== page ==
Funding via taxation means precisely that, that general revenue is raised and then fed through the normal political process to pay for the health system. This has, certainly from the UK experience, two effects: constituencies of Ministers do seem to get bright shiny new hospitals and the minutiae of treatments become national political events. Three weeks ago the UK was convulsed over whether one particular woman who had had her operation for a broken shoulder delayed eight times, including visits to her from a Cabinet Minister and the Leader of the Opposition. Perhaps not all that sensible a system.

Compulsory insurance is how, for example, the French system works. Deductions are made from wages and sent to a specific fund which then runs the health system, in large part by-passing the grandstanding and pork barrels of the elected politicians.

One small further digression. If we are going to think the unthinkable, ponder all of the issues surrounding health care, its financing and delivery, can we actually look at all of it? For example, let's bring tort reform and medical malpractice insurance to the table, shall we? Depending on whom you believe the costs of the current system are either $100 billion or $25 billion...whichever it is, whether 1% of GDP or 0.25%, a substantial enough sum that we might be able to risk annoying the trial lawyers as well as everyone else.

Now as we all know, prediction is very difficult, especially about the future, so I offer this only tentatively, but I think that Krugman will come up with a system that is a single provider, single payer one. Note that the VA (which is both) is regarded as lean and efficient, that competition is regarded as bad (I'm willing to believe that at times and in places this can be so but not in the provision of a service like health care), and that personal choice leads to higher costs. To put it crudely, that he will propose a system whereby we pay taxes and then get back the treatment that the bureaucracy thinks we should have. Essentially the UK's National Health System. That is, one of the very few rich world ones that is truly awful. The current target (amongst the 1600 that govern this centrally managed system) is that no one will wait more than 6 months for an operation, and Tony Blair recently boasted about how few there are waiting longer than this. (Note that even Ted at CT doesn't think this is a good idea.)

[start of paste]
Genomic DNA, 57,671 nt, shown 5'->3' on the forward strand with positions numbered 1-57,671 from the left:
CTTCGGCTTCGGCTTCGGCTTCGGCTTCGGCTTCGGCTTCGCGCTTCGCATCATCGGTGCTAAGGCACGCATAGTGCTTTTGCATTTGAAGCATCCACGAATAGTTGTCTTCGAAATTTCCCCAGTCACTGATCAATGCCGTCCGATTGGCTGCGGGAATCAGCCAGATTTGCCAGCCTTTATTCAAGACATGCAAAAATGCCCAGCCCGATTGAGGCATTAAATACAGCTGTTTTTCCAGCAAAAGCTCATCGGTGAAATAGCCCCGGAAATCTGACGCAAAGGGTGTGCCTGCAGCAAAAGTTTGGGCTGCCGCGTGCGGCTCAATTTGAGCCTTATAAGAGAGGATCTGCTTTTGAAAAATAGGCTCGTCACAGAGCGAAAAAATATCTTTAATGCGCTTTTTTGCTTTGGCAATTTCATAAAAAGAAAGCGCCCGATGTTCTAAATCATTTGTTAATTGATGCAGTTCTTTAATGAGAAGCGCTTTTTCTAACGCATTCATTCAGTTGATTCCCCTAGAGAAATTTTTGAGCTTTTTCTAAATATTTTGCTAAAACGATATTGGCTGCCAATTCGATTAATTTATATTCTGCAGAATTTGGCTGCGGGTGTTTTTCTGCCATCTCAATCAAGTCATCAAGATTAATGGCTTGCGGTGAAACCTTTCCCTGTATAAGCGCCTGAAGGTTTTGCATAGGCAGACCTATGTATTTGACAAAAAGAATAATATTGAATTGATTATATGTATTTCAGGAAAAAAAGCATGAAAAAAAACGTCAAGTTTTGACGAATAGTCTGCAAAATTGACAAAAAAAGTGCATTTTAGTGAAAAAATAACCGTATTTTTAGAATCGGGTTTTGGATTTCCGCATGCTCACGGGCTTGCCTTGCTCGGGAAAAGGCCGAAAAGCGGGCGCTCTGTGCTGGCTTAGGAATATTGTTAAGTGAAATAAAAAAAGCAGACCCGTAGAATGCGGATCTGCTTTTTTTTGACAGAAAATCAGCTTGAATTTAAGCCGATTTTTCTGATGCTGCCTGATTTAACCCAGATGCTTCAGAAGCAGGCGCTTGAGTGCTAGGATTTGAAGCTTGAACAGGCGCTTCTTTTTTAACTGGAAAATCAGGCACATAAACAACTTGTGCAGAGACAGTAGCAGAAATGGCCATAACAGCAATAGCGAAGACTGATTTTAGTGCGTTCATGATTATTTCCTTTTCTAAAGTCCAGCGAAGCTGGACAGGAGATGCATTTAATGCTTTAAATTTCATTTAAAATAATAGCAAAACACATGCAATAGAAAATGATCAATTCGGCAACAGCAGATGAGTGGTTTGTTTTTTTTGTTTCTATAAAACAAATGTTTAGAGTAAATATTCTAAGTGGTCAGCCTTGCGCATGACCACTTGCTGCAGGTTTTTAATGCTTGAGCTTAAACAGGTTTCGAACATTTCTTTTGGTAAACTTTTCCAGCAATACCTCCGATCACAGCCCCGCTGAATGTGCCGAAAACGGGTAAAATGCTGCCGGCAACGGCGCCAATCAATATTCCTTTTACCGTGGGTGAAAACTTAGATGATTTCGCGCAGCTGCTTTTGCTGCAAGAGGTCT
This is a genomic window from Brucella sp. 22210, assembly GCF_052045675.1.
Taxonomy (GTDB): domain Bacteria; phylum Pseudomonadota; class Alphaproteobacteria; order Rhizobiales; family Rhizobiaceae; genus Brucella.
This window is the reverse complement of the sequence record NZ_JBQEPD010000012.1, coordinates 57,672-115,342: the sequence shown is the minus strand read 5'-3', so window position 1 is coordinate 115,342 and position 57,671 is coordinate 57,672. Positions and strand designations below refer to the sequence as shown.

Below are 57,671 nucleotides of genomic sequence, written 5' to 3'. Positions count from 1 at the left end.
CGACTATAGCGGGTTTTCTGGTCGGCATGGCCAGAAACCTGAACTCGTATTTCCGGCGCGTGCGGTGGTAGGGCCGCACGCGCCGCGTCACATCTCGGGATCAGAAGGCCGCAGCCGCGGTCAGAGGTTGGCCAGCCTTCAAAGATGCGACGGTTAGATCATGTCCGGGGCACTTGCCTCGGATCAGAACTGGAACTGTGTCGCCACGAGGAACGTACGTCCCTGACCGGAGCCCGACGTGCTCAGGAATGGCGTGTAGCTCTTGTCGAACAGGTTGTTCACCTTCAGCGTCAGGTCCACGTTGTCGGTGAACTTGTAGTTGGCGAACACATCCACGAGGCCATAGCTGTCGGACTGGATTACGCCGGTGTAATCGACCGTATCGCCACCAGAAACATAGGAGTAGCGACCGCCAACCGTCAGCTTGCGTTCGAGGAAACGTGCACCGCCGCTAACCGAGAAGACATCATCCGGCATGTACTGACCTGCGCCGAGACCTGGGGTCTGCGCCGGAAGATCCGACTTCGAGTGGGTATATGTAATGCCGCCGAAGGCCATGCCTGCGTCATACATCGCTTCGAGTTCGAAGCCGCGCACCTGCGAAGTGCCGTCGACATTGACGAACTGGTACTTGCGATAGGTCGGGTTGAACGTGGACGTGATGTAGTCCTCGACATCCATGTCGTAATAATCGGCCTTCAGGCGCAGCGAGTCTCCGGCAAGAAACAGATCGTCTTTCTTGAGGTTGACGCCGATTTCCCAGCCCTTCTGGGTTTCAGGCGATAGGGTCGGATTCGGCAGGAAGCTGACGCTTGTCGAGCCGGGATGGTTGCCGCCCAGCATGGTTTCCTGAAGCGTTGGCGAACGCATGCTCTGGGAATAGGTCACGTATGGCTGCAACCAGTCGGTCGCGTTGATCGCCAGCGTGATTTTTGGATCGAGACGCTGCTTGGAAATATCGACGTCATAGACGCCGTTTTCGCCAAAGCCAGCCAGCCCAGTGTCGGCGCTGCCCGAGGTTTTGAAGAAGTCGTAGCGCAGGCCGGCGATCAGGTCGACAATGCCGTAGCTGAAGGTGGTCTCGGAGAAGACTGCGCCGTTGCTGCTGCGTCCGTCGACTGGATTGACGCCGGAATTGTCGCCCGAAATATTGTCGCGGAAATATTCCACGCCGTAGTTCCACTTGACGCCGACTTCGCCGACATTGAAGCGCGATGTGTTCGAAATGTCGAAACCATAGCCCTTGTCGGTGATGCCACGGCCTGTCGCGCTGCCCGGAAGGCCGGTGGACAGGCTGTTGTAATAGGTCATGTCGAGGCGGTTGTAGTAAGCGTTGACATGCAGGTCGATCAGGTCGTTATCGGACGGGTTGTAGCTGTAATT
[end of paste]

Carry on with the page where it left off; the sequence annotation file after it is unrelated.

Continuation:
This is where I think the bait and switch will come in, for he has, as above, rightly praised the French system. Yet the French system is not a single payer system at all. The compulsory insurance element collected through pay packets pays for only a portion of treatment costs (35-65% on prescriptions, 70% in general, except in some exceptional circumstances like cancer treatment). There are myriad private insurers who offer a variety of plans to cover the un-reimbursed costs and sometimes the extra costs that can be charged over the prixe fixe. One could with a straight face actually state that this is less generous than the current Medicare and Medicaid systems in the US. Anyone want to try and get the AARP behind the idea that the old geezers should be paying 65% of their Viagra prescriptions and 30% of the cost of their GP visit?

The second thing is that it is not a single provider system. There are indeed publicly owned hospitals, as there are non-profit or charitable ones, as well as profit seeking private providers. All patients have complete freedom to seek treatment from whomever they wish, so certainly an amount of personal choice there.

What worries me is that the Professor will point to a decent system, that of France, and use it to propose a terrible system, that of the UK.

One final point. Krugman obviously thinks that the US currently pays too much for its health care and he might even be right. Yet as we know, the demand for health care is virtually unlimited, very few of us passing gently into the long dark night. There has to be some form of rationing, by price, by queue, by diktat, and if I'm right, and he's going to propose a system which is free at the point of treatment, by eliminating the price structure's effect in reducing demand, just how is he going to limit the system's costs?